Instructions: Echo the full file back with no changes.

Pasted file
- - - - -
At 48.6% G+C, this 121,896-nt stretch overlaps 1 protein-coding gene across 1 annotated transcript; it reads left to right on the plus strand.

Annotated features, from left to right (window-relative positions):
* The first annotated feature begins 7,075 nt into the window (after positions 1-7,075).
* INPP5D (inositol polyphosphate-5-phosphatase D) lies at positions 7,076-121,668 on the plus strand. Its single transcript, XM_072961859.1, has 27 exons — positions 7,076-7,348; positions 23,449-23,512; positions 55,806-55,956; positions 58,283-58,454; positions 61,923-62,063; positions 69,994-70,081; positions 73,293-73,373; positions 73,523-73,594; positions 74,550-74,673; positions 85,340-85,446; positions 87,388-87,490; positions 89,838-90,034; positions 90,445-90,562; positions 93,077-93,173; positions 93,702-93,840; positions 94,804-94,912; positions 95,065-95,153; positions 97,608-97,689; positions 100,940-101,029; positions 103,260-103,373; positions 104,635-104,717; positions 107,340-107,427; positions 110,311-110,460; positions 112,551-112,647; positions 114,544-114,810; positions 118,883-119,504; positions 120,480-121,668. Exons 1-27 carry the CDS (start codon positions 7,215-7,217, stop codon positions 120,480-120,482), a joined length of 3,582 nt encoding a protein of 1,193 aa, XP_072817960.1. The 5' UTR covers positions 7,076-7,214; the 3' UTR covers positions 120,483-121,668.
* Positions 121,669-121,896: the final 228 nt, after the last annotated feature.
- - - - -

At 48.6% G+C, this 121,896-nt stretch overlaps 1 protein-coding gene across 1 annotated transcript; it reads left to right on the plus strand.

Annotated features, from left to right (window-relative positions):
* The first annotated feature begins 7,075 nt into the window (after positions 1-7,075).
* INPP5D (inositol polyphosphate-5-phosphatase D) lies at positions 7,076-121,668 on the plus strand. Its single transcript, XM_072961859.1, has 27 exons — positions 7,076-7,348; positions 23,449-23,512; positions 55,806-55,956; positions 58,283-58,454; positions 61,923-62,063; positions 69,994-70,081; positions 73,293-73,373; positions 73,523-73,594; positions 74,550-74,673; positions 85,340-85,446; positions 87,388-87,490; positions 89,838-90,034; positions 90,445-90,562; positions 93,077-93,173; positions 93,702-93,840; positions 94,804-94,912; positions 95,065-95,153; positions 97,608-97,689; positions 100,940-101,029; positions 103,260-103,373; positions 104,635-104,717; positions 107,340-107,427; positions 110,311-110,460; positions 112,551-112,647; positions 114,544-114,810; positions 118,883-119,504; positions 120,480-121,668. Exons 1-27 carry the CDS (start codon positions 7,215-7,217, stop codon positions 120,480-120,482), a joined length of 3,582 nt encoding a protein of 1,193 aa, XP_072817960.1. The 5' UTR covers positions 7,076-7,214; the 3' UTR covers positions 120,483-121,668.
* Positions 121,669-121,896: the final 228 nt, after the last annotated feature.